Clues to the contribution of genetic variation to disease risk lie not only in the genes, but also in the molecular switches that control those genes, according to a study published today.
The study suggested that the effects of genetic variation on immune response are often hidden if not searched for thoroughly. The results, published in Nature Genetics, showed for the first time how immune cells created from human induced pluripotent stem cells (iPSCs) can model immune response variation between people.
Researchers found that the differences in immune responses due to genetic variation were only visible at certain stages of the experiment, when the immune cells were in particular states (e.g., upon activation).
In other states, only “footprints” of the genetic variation effects could be seen. However, by looking at genes and regulatory regions—the molecular “switches” that control the expression of those genes—the researchers were able to identify the true impact of genetic differences on immune response. Researchers say a better understanding of how genetic variants aid the immune system may led to better targeted therapies.
“We have found that the impact of genetic variants on how people's immune cells respond to a pathogen like Salmonella are condition-specific. They are only visible at certain stages of infection,” Dan Gaffney, Ph.D., of the Wellcome Sanger Institute, one of the study’s two corresponding authors, said in a statement. “This means that the effects of genetic differences in immune disorders could be missed in research, if scientists aren't studying both the genes and their control regions—the regulatory elements of immune cells at all stages of an infection.”
The researchers said their results “illustrate how pre-existing genetic effects on chromatin propagate to gene expression during immune activation, and highlights the relevance of these hidden genetic effects for deciphering the molecular architecture of disease-associated variants.”
They said their study, “Shared genetic effects on chromatin and gene expression indicate a role for enhancer priming in immune response,” was the first they were aware of that used iPSC-derived cells to study genetic effects in immune response: “We believe a major future use of this system will be the systematic exploration of gene-environment interactions across large numbers of cell states.”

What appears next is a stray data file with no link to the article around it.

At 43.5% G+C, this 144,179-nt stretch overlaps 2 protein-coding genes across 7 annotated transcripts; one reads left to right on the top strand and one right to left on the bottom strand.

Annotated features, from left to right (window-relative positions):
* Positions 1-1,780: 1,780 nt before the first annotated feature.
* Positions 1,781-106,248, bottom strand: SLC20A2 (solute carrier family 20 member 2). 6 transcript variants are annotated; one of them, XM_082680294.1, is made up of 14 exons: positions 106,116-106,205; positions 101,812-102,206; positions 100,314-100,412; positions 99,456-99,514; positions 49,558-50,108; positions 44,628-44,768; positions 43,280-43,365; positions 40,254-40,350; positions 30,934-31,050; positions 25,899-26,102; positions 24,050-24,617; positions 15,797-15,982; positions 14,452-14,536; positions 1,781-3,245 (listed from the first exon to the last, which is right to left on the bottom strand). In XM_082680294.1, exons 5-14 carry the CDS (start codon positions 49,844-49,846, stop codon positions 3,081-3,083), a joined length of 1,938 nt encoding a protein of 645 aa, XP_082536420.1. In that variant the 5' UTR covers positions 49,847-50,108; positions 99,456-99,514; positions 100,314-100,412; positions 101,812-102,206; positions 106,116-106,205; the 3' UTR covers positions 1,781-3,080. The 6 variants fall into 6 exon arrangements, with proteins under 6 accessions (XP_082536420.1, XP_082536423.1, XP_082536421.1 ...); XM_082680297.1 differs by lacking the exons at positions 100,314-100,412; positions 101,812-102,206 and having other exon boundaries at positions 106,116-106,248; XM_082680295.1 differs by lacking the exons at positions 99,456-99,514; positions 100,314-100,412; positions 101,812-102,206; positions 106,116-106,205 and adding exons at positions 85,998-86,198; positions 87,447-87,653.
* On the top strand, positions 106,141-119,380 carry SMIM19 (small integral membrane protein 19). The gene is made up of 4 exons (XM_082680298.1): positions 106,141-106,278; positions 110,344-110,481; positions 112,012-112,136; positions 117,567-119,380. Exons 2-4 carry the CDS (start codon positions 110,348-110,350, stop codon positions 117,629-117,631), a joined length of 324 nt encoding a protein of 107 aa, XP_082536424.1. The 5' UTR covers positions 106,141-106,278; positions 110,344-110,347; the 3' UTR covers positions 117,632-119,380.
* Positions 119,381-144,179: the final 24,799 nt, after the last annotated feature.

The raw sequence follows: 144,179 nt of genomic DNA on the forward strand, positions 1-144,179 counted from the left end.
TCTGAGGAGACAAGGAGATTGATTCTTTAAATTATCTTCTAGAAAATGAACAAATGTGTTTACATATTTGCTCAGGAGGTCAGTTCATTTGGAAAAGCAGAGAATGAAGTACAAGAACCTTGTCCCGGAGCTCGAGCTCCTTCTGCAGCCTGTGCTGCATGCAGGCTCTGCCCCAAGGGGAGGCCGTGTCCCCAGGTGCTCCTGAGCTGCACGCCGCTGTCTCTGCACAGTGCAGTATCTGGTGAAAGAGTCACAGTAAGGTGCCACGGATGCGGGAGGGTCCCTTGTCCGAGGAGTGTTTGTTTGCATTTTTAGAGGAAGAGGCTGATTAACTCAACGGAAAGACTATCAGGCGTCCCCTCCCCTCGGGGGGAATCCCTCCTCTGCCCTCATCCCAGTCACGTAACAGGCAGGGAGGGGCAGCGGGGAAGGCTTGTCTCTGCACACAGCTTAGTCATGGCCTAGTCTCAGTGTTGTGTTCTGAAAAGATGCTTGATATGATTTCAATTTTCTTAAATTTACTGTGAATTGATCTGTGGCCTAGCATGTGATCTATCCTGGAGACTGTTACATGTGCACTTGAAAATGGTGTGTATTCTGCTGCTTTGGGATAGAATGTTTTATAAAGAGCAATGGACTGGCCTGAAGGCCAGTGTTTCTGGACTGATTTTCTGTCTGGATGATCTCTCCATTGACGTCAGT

Impact on Immune Cell Readiness
In their study, the researchers differentiated human iPSCs into macrophages that were then studied in four different states: unstimulated, after 18 hours of stimulation with a signaling molecule interferon-gamma, after five hours infection with Salmonella, and after interferon-gamma stimulation followed by Salmonella infection.
Researchers discovered that genetic variation impacted on the readiness of the immune cells to tackle an infection. Some individuals’ immune cells were ready to deal with the Salmonella infection, whereas other individuals' macrophages were less ready and took longer to respond.
That level of readiness was due to enhancer priming, where some of the switches were already turned on in the unstimulated cells to facilitate a quicker response. In some cases, the immune cells could be overly eager, which can lead to an inflammatory response associated with immune disorders.
“These results offer important new insights into studying the mechanisms behind infection and disease,” stated Gordon Dougan, Ph.D., of the Wellcome Sanger Institute, another co-author of the study. “If the genetic variant being studied is associated with disease, such as an immune disorder, one needs to be sure of which gene the variant is affecting in order to develop an effective therapy. This may only be visible in a small time-window of the infection.”
The human iPSCs were obtained from the Human Induced Pluripotent Stem Cell Initiative (HipSci). HipSci aims to create a global iPSC resource for the research community by bringing together researchers specializing in genomics, proteomics, cell biology, and clinical genetics.
“A benefit of using stem cells rather than pre-existing blood cells is they're very flexible, and enabled us to study the effects of stimulation at two different levels,” added Kaur Alasoo, Ph.D., previously of the Wellcome Sanger Institute and now of the University of Tartu, Estonia. “We analyzed which genes in the genome were expressed during each stage of infection, but also looked at the activity of enhancers—the molecular 'switches' that controlled the expression of those genes. This novel combination of tools enabled us to see otherwise hidden effects of genetic variation on immune response.”